The Sylvensteinsee in Bavaria

The valley bottomed out at the Sylvensteinsee – a reservoir stretching right across the valley. This marked the second corner of my ride, and from here I entered the Achensee valley – south, back towards Austria. Of all the roads on my loop, I was most worried by this one. It looked just slightly more major in size and traffic. I didn’t have much choice but to take it though – my glimpses through the trees showed that the bike path was a standard affair – broken surface, winding around unneccessary corners, and baricaded by gates at every opportunity. And people wonder why cyclists choose the road instead.

After the beauty of the German lakes, I rode through a wooded valley which gradually opened out into meadows and farms. Not big farms, but family farms – people working slowly across the long grass with a scythe, and a relative following along with a pitchfork; slowly, methodically turning the grass until it dries to hay. The map belied the gradient – I knew it was a climb up to the Achensee, but I had no idea how big. With such a big distance to cover in the day, the profile had been spread out to make it look rolling; almost flat. It wasn’t. With the temperature creeping to the wrong side of 35 degrees, my body began to complain that it shouldn’t be pedalling so hard. That was the exact response I was looking for. Mind over matter. The heavy agricultural traffic was doing me a favour too; instead of being buzzed by a constant stream of cars going 70 mph, the traffic was bunched up behind tractors with huge loads of hay. Although being passed by 15 cars in a row isn’t very fun – its much more enjoyable when they’re only just going faster than you.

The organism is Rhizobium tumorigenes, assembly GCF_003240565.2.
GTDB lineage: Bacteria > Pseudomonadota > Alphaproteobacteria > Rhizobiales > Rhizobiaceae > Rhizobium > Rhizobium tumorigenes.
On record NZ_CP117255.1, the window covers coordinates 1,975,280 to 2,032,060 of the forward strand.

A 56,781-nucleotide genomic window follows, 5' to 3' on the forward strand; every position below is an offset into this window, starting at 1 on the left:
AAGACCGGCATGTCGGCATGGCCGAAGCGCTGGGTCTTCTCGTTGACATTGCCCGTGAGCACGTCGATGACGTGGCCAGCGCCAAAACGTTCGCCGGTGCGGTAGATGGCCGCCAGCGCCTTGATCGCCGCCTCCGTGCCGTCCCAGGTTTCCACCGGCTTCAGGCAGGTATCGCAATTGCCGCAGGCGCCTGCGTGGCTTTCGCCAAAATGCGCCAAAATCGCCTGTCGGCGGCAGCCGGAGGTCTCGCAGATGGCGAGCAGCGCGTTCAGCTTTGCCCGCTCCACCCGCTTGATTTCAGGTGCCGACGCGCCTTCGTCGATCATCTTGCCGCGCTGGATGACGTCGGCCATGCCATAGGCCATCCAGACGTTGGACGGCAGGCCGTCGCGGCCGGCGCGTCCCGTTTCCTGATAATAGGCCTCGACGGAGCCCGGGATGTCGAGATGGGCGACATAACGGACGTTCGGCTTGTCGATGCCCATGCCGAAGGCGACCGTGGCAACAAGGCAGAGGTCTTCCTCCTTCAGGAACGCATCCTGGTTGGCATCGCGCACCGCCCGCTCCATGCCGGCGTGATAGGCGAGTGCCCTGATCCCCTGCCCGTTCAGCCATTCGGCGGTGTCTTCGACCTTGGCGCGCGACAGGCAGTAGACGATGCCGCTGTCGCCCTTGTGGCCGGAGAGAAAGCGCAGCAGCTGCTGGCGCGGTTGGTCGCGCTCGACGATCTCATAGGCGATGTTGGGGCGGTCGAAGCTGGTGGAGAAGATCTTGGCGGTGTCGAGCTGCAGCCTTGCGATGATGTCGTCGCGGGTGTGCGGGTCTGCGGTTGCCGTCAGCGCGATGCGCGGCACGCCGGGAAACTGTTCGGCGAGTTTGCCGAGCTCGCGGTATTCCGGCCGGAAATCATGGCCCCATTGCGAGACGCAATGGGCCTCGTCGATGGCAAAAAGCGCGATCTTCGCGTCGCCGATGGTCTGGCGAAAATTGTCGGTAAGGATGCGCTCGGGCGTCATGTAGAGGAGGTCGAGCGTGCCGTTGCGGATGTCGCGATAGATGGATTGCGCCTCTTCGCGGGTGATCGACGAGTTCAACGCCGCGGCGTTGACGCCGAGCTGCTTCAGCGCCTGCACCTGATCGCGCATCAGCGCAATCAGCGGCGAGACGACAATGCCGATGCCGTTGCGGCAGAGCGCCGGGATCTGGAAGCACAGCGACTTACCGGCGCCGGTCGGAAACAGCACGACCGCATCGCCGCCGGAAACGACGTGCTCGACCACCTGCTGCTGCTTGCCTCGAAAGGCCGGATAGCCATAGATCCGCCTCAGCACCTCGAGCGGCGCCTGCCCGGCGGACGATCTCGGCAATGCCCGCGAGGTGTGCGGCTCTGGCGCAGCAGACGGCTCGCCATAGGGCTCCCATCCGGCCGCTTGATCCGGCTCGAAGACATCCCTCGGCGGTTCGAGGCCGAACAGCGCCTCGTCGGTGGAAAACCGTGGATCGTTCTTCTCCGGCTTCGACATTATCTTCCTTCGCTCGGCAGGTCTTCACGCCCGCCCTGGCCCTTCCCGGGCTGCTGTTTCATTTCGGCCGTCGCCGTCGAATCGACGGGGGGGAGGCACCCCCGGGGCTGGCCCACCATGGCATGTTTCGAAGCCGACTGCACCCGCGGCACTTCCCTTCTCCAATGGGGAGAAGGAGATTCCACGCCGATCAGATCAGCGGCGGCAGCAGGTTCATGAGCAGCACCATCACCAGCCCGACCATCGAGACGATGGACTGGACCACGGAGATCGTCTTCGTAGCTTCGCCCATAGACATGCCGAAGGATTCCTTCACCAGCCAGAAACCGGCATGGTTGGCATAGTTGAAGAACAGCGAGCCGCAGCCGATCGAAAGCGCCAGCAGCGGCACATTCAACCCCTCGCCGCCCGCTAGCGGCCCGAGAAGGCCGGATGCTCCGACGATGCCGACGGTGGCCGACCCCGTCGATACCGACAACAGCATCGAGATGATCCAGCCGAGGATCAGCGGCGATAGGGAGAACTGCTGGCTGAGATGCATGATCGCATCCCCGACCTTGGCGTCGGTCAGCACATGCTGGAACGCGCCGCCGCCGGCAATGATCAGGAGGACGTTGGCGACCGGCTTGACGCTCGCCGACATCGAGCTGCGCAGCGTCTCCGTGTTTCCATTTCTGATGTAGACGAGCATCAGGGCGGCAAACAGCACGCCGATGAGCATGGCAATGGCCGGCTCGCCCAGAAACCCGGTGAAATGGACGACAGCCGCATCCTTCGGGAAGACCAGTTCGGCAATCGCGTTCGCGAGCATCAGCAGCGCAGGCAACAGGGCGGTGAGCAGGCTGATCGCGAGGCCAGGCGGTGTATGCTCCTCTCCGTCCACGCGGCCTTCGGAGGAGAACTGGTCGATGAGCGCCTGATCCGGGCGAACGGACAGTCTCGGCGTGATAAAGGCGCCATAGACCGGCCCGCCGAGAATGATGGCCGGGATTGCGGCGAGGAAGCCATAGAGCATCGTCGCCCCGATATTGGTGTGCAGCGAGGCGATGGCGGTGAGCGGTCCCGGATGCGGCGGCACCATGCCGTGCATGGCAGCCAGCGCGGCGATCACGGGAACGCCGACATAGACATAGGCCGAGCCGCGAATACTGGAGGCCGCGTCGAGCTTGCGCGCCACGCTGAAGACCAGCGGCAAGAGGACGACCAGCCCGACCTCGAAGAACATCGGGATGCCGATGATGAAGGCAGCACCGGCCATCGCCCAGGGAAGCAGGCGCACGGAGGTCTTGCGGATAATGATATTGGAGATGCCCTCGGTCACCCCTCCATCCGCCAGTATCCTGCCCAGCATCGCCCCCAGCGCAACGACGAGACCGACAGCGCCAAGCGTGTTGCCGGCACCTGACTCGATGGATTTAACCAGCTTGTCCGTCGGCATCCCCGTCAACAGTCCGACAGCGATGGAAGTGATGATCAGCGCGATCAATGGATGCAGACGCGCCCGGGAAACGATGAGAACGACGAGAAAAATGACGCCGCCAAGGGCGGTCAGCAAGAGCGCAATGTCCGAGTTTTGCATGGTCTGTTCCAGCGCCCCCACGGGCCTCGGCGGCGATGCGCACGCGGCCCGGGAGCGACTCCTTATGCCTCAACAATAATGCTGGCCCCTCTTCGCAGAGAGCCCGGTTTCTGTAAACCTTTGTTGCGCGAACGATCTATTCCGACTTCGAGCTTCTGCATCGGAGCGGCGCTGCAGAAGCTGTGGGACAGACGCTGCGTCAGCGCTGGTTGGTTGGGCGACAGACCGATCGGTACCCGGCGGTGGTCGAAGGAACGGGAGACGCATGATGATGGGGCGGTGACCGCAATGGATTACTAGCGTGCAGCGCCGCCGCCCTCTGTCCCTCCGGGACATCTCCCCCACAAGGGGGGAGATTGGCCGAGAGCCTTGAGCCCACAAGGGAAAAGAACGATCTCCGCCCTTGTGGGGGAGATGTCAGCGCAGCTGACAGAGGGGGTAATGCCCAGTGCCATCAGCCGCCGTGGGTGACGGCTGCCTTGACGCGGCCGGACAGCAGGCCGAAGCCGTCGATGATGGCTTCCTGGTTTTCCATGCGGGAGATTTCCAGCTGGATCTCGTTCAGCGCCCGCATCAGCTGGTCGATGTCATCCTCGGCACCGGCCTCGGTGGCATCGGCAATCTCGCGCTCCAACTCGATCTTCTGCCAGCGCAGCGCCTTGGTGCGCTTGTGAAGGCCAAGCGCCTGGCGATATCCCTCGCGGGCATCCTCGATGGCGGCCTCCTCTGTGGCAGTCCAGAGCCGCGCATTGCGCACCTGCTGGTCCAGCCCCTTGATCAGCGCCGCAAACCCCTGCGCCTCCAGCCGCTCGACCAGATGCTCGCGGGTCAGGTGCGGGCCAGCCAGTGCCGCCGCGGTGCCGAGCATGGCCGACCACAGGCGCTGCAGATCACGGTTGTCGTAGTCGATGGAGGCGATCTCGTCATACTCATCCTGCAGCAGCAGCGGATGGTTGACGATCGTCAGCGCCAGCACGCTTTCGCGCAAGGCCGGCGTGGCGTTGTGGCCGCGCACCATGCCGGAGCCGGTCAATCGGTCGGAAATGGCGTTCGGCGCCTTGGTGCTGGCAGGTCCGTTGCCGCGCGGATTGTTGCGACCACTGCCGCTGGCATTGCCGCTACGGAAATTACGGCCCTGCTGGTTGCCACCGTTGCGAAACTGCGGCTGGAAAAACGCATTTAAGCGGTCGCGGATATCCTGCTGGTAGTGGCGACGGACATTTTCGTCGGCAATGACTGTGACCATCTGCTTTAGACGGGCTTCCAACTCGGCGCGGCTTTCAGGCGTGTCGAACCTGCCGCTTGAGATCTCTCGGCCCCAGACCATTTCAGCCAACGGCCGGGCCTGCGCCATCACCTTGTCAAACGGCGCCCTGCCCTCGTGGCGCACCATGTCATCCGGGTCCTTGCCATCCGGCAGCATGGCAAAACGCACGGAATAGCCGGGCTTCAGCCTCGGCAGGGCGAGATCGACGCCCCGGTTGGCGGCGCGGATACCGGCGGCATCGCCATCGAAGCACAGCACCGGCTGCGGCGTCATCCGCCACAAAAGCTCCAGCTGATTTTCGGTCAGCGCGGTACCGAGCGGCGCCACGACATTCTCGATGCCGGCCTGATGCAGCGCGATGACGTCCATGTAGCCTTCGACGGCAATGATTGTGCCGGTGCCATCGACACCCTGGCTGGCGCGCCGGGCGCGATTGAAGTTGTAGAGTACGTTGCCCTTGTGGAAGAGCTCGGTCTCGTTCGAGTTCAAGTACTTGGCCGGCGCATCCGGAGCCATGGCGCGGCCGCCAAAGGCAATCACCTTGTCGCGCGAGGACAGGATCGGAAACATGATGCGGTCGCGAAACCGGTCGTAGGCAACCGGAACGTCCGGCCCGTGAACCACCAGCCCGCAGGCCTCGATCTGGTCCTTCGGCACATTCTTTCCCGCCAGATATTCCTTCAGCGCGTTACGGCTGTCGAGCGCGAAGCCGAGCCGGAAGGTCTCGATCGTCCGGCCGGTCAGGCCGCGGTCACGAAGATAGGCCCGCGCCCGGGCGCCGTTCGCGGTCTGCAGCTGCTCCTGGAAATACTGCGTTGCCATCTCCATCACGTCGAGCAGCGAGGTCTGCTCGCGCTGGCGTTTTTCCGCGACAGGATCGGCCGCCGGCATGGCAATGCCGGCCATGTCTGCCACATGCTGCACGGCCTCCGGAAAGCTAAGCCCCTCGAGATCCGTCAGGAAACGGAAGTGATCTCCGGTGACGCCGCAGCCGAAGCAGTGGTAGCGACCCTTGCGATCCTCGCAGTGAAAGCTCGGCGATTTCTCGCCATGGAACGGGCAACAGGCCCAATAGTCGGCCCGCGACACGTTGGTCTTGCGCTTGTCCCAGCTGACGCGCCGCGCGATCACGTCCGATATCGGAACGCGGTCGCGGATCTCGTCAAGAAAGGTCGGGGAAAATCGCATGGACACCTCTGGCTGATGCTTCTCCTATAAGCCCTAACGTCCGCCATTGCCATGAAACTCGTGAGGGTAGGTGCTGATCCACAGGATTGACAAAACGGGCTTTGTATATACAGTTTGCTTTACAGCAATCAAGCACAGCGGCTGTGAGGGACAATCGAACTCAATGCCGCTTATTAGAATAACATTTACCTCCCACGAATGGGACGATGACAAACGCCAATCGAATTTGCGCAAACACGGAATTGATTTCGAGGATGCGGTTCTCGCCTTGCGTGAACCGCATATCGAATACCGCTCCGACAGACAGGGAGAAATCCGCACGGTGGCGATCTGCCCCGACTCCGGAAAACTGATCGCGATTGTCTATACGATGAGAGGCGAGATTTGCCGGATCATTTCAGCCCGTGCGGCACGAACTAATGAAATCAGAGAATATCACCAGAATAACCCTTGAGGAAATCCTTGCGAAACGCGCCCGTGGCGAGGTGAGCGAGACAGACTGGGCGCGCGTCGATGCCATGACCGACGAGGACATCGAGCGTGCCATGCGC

Achensee from the Northern shore

I crested the top of the pass, and eventually cruised down to the edge of the Achensee – perhaps one of the most famous Austrian lakes. The last time I was up here, It was deep winter and I was eyeballed as a strange specimen in a world of snow. Now, it was roasting, and I was far from the only rider around. The traffic was still heavy, but the breeze coming off the water reduced the temperature just enough to get back to being comfortable. Tied in with the slight downhill gradient, life was suddenly much better. Back in Austria, nearly back in the Inn valley.

The last 45 km were difficult. Its easy to think that flat is easy, but flat also means constant pedalling. When its flat, the only reason to stop pedalling is when you can’t take the pace any more. I didn’t want to mentally admit to that, so I just kept on going. Through the towns which are so familiar to me after six months of riding in the valley, each one seemed more spread out than before – just a little further apart than they should be. With only 30 minutes to go before I got home, I was suddenly really thirsty. My lips stuck together with every breathe as I pulled oxygen into my body, and the Lakeside breeze was just a distant memory. I had to stop. I saw a Spar flash by and that was all that needed to convince me that more sugar was needed. Some quirk of fate meant the supermarket was offering buy-one get-one-free on ice cold fizzy drinks, so I left with a litre of sugary water, and only 89 cents lighter. That was all that I needed to get me home, and the last couple of miles through the suburbs were a blur of avoiding cars, making turns and bunny hopping tram lines.

I think I may have lost some weight, too.